But while this device has many advantages for legacy devices, it shouldn’t be dismissed for new designs either. While the legacy VCOM drivers may put some off on the PC side, the good news is VCOM isn’t the only way to talk to your new FT8U2XXAM device. You can also use FTDI’s direct driver FTD2XX. This does away with the hassles of legacy com port interfaces and worries of device drivers by providing a series of .DLL calls your user mode program can call to interrogate your device.
But designing a new device around the FT8U232AM could lead to performance problems. While USB has a data rate of 12Mbits per second ignoring protocol overheads, the FT8U232AM can only handle 2Mbits per second and worse still, many microcontrollers can only handle a couple hundred bits per second on their asynchronous interfaces.
Therefore FTDI has an 8 byte parallel FIFO version. It shares the same USB descriptors, same PID/VID, but removes the asynchronous serial interface in preference for a bi-directional 8 bit FIFO interface capable of 1Mbytes per second or 8Mbits per second. This device provides RD/WR control lines enabling it to be memory mapped on a microcontroller’s bus, but omits a chip select thus you need additional glue logic for address decoding.
FT8U245AM - Fast Parallel Data Transfer IC
While it doesn’t provide a DMA interface as such, it does provide RXF and TXE pins indicating the FIFO’s status. These could be used to control DMA or interrupts with a little glue logic, or a more popular choice at present is to map these pins into a status register, so you can read and write data to the device on one port and check the FIFO's status on another.
The FT8U245AM lacks the PWRCTL (Bus Powered/Self Powered Input), USBEN (USB Enabled) and sleep pins that it's '232AM counterpart has. As Fred Dart from FTDI points out, the '245AM enumerates as a bus powered device. This allows the device to be used "in practice" as a bus powered device or a self powered device. When used in a self powered device, the FT8U245AM draws little or no current from Vbus and thus is well within the power requirements of self powered devices.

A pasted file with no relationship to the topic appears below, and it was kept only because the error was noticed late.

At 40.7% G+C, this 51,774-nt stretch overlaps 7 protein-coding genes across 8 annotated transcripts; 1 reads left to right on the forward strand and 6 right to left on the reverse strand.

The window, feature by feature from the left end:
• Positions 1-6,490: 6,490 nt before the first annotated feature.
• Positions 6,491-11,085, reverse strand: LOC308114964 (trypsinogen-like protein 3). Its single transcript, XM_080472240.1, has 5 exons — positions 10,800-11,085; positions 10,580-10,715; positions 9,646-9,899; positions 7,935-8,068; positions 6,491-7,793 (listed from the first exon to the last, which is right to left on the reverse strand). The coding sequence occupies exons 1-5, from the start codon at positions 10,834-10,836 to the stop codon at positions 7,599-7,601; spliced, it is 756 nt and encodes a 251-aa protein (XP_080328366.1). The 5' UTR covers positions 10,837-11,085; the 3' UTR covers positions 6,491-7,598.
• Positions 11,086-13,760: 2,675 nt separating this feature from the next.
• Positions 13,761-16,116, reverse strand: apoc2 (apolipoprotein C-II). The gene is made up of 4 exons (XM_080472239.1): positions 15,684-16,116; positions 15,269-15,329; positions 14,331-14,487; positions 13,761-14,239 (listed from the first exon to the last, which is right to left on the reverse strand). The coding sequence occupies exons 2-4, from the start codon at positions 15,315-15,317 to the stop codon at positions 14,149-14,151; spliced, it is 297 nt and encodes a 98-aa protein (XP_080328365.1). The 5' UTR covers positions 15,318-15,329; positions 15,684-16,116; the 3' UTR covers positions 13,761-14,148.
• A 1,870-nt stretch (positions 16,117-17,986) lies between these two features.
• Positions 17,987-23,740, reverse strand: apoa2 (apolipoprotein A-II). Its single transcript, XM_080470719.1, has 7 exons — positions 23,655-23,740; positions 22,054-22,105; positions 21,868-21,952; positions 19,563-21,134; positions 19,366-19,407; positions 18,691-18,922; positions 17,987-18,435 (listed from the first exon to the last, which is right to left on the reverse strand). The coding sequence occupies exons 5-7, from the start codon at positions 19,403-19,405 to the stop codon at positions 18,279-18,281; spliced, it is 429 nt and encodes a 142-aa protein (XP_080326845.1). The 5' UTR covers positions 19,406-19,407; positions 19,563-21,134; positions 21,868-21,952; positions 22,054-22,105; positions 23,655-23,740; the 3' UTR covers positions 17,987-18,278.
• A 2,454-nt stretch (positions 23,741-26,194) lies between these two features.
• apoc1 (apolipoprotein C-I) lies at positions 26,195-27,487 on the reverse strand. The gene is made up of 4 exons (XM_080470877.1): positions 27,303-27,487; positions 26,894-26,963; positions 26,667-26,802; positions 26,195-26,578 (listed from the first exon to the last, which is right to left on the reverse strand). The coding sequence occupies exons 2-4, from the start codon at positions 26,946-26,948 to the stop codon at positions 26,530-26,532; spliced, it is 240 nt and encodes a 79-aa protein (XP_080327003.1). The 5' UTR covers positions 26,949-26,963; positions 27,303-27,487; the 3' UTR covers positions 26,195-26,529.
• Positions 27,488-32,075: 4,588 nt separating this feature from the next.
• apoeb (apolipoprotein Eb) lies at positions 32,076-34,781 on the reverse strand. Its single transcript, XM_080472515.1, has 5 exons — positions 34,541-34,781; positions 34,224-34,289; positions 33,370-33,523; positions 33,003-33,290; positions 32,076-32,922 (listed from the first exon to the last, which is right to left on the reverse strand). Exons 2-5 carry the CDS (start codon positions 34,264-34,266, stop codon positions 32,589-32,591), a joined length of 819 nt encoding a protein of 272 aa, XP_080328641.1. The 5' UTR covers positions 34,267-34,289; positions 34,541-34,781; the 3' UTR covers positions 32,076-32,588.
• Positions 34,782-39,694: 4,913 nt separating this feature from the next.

It's also possible to detect a sleep condition on the '245AM as the RCCLK input goes low during suspend. Adding a high impedance CMOS buffer allows the ability to detect this condition, while not loading or effecting the RC time constant required to maintain oscillator stability when the device comes out of suspend. In many cases the omission of these pins isn't a significant limitation, as this device is normally tacked on to a larger embedded system with it's own power supply. One such example is Jeff Pollard's PC 104 adaptor published in Circuit Cellar, Issue 132, July 2001.
The serial EEPROM on both devices can be programmed effortlessly over USB with a application (FTD2XXST EEPROM serialiser and tester utility) from FTDI. There is no need to program the EEPROM before soldering to your board.
Add USB in 10 minutes!
For those of us who can't wait long enough to build a board can find prebuild modules from Ravar.net. These modules are available in both serial and parallel interface versions and are priced at US$27ea ($50 AUS). This makes them an ideal USB add on solution for Microchip, AVR and other microprocessors. The serial version gives you the flexibility of adding it to your existing asynchronous comms port leaving the parallel I/O ports free or if you need speed, you can use the USBMOD2 with a parallel interface capable of 1Mbyte/sec.
These modules are also available from DonTronics